Pulitzer Prize-winning Washington Post Columnist George F. Will Delivers “Last Lecture” to Assumption Class of 2021
Pulitzer Prize-winning and nationally syndicated Washington Post columnist George F. Will, Ph.D., delivered what he called the “last Assumption lecture for which you will be a captive audience” to the Class of 2021 graduates during the University’s 104th Commencement exercises on Sunday, May 9 at the DCU Center in downtown Worcester. During the ceremony, at which Assumption conferred 393 undergraduate degrees, Will urged the graduates to live in the present while also imagining the past.
“Mr. Will’s influence as an author, newspaper columnist and journalist, particularly for the Washington Post as well as a political commentator on ABC and MSNBC, cannot be overstated,” said Salutatorian Maeve McDonald ’21 in her introduction of the speaker. “In speaking with Mr. Will about the value of such an education, he noted that, ‘the point of a liberal arts education is to teach you to open your mind to question, not to reject, but to question received opinions.’ He argued that this is a particularly important skill for graduates today as we enter a world that is fraught with political turmoil and moral relativism.”
In his commencement address, Will shared an example of just how one’s liberal education can help one better understand the world. He prompted graduates to consider the political unrest in America and the “mudslinging” against “past Americans who played large roles in the creation and preservation of our nation,” whose statues are being toppled and names scrubbed from public buildings and places for what mudslingers deem moral and political failures.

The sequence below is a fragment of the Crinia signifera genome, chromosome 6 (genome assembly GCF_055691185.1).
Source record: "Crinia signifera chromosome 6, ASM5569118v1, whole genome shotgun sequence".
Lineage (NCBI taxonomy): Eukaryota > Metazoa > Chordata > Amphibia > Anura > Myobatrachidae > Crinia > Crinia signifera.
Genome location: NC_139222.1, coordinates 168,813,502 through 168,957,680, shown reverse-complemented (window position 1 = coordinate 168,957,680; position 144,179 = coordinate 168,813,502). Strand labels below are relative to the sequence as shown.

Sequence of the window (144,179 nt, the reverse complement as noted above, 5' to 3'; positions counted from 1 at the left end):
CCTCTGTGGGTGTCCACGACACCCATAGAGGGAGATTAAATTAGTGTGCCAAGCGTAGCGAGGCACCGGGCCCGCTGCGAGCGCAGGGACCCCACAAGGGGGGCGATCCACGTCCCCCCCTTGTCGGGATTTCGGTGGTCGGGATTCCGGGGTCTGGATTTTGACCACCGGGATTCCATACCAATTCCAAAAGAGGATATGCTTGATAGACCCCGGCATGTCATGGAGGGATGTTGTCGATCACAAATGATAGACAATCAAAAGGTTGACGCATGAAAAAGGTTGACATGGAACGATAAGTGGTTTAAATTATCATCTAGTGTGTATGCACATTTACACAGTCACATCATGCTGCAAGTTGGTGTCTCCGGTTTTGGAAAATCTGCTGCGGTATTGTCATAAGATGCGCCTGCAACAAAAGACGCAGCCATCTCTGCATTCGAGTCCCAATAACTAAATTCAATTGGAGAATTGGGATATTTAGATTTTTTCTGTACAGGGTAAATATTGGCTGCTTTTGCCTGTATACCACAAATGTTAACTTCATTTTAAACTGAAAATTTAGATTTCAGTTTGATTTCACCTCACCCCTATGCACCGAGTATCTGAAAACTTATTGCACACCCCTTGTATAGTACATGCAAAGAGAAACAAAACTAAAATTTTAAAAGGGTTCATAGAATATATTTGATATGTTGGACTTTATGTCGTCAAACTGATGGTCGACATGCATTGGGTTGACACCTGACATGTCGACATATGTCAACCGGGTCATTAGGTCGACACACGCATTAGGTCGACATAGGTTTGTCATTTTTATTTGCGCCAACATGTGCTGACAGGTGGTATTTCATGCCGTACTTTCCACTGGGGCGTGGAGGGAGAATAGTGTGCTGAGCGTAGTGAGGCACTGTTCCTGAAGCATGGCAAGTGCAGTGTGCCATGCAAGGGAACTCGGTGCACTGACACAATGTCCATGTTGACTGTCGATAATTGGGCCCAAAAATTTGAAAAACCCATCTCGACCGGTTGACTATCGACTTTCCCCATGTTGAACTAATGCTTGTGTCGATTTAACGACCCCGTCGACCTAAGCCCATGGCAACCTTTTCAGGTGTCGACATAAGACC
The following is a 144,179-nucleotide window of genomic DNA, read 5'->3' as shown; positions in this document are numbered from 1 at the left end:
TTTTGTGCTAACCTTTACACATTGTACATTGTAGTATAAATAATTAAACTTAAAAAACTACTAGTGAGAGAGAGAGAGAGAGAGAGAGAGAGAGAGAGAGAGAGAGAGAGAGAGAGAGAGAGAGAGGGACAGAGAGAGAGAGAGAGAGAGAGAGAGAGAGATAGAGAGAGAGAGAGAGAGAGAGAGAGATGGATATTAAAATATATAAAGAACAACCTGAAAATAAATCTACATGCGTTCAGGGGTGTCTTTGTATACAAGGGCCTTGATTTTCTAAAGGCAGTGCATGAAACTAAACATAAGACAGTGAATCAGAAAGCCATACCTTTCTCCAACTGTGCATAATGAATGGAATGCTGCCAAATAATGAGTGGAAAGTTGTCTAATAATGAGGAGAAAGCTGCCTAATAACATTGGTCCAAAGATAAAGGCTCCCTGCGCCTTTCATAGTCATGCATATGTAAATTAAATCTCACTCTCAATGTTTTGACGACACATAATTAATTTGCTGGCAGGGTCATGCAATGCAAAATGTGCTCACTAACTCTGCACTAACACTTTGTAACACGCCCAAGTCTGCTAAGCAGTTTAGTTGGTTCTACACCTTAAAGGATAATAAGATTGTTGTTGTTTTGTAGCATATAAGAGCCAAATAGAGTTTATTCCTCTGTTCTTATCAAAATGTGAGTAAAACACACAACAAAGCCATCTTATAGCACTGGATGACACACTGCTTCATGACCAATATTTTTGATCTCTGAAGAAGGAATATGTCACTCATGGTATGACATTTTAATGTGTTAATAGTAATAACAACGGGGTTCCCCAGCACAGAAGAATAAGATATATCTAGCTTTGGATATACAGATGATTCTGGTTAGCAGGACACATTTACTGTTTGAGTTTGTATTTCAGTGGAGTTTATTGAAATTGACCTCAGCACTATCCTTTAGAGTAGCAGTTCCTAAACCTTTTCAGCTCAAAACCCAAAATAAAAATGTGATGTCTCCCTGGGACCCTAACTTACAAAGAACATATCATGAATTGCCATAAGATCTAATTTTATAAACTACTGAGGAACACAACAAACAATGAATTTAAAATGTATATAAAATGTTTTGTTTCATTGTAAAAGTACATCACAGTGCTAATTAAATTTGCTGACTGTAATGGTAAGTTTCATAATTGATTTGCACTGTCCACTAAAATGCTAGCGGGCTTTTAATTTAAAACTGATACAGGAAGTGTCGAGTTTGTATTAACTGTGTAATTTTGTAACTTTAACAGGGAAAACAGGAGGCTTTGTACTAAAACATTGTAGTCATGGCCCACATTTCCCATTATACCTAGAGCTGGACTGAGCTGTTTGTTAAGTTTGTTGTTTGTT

“No one says our nation was, or those who passed it on to us, were without sin,” he shared. “Rather, I am here to warn against the sin of pride. This is the sin of those who today so much enjoy rendering harsh judgments against those who acted in earlier days … In harshly judging those who produced our nation, today’s unforgiving critics are guilty of their own sin. It is the sin or presentism.”
Will explained that presentism is “the fallacy of judging by our standards the behavior of those who acted in circumstances very different than ours,” and that the only cure is a deep historical knowledge. “Only such knowledge can give us the ability to imagine what it was like to have been America’s leaders trying to act morally, as we all must try, in situations not of their choosing or of their making,” he said. “What I’m asking for, what I’m pleading for, is imagination. Usually when we speak of imagination, it is prospective imagination, imagination of the future… But what we urgently need now is retrospective imagination. The ability to imagine the past,” he said, adding that we need to reimagine the textures of a time long ago, with social settings, customs, political practices, and institutions and ethical standards much different than we have today.